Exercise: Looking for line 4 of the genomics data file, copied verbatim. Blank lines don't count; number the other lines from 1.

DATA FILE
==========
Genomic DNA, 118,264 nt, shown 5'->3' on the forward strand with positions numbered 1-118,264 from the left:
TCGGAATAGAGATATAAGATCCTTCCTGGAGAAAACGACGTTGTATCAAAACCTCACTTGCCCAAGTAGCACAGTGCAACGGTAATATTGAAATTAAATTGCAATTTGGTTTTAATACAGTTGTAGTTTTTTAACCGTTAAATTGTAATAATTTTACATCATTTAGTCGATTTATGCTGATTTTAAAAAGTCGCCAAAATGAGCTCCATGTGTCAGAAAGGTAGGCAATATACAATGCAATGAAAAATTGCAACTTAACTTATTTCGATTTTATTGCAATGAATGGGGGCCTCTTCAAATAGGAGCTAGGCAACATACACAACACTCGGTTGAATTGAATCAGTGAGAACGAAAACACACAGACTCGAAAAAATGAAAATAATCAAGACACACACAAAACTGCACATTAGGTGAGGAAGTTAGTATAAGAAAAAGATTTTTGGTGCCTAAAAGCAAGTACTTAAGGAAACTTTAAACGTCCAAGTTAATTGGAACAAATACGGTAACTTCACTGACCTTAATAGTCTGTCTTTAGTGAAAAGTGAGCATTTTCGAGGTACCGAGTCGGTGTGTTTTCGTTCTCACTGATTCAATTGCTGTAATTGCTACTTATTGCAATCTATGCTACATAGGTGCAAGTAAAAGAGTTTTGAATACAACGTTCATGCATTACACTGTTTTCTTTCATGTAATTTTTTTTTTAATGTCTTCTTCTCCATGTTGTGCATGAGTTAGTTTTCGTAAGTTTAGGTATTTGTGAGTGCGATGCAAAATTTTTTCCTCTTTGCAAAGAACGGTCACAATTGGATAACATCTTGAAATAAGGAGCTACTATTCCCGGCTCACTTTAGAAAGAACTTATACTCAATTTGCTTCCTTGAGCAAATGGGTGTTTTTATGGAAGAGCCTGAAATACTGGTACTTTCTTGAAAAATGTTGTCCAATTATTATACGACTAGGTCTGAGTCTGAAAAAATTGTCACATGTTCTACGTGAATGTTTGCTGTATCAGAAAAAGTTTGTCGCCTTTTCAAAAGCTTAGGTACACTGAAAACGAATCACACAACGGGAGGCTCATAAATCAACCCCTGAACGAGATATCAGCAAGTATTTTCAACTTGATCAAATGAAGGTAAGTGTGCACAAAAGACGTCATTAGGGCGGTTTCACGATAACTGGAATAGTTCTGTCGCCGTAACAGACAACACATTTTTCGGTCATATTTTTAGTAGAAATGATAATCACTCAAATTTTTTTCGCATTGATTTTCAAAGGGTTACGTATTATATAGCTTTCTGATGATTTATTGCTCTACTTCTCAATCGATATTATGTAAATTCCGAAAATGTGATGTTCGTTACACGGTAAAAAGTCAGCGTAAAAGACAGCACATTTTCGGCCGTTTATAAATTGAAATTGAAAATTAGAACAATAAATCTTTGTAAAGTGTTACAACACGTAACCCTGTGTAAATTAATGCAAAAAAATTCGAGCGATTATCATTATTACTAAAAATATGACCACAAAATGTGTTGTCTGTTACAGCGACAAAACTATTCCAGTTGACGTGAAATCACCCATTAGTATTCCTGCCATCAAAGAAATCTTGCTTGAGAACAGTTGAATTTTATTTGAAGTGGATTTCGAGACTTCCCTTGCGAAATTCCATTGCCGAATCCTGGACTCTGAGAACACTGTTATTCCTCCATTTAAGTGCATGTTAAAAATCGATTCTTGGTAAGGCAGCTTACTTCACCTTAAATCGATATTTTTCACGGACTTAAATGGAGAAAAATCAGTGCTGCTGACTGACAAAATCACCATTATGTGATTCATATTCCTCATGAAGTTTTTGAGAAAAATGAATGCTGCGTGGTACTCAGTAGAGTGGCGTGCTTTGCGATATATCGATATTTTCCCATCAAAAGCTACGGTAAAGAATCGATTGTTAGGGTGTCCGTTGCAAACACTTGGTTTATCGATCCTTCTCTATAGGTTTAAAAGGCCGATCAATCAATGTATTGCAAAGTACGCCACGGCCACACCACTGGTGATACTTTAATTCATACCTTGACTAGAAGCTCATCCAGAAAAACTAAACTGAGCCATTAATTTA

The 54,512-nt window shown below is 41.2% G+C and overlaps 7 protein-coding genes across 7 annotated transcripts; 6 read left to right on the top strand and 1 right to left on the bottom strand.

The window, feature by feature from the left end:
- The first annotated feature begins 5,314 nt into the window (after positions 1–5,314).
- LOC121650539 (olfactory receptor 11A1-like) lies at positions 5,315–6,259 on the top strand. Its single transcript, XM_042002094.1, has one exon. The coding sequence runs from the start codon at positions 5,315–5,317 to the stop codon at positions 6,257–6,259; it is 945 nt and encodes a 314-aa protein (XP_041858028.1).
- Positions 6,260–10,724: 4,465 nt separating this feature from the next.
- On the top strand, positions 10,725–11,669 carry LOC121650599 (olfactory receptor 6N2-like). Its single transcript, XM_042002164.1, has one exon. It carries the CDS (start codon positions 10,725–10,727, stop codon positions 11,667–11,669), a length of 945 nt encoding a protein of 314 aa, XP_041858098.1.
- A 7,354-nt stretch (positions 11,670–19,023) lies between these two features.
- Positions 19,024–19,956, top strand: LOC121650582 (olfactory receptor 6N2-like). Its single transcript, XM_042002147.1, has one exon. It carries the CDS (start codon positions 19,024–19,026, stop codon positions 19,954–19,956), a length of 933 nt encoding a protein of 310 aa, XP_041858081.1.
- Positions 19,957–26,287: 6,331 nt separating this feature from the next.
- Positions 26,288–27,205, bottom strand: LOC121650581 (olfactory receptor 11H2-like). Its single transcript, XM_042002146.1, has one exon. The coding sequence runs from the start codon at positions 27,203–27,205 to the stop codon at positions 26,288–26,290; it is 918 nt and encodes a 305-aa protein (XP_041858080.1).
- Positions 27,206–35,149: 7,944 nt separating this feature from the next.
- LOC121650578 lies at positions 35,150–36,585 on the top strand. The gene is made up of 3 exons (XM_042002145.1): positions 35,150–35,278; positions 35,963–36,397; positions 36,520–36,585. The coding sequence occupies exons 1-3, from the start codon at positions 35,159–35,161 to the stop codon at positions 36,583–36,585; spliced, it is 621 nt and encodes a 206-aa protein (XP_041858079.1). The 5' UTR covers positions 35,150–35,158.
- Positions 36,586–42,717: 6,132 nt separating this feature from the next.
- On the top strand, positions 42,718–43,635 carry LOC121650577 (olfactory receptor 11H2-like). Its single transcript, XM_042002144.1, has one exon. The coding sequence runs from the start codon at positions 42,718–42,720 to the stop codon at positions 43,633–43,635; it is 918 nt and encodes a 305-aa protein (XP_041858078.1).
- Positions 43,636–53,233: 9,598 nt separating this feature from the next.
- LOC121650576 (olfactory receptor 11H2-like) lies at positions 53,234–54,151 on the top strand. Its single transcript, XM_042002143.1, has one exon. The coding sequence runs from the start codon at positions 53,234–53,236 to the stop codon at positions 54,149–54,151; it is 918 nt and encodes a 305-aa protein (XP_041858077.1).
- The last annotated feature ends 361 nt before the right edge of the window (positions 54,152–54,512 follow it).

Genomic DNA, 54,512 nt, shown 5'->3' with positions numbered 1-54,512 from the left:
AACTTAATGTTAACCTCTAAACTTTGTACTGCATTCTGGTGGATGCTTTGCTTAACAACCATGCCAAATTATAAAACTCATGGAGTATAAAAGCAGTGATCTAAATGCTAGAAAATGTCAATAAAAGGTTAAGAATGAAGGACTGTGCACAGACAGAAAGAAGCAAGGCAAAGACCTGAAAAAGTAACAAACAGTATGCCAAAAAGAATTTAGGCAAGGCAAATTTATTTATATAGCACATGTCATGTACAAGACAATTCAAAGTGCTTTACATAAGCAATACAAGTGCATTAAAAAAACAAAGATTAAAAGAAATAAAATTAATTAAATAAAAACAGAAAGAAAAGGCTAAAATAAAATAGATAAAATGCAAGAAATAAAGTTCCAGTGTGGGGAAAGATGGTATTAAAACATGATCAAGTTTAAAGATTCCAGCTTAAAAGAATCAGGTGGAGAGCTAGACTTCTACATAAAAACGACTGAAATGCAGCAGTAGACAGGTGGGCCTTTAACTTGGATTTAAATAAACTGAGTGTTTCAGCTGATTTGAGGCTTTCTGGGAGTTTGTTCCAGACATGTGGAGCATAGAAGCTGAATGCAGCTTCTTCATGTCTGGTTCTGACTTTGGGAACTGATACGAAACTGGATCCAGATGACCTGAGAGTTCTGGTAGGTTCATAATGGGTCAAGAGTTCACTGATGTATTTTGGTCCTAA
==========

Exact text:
The window, feature by feature from the left end: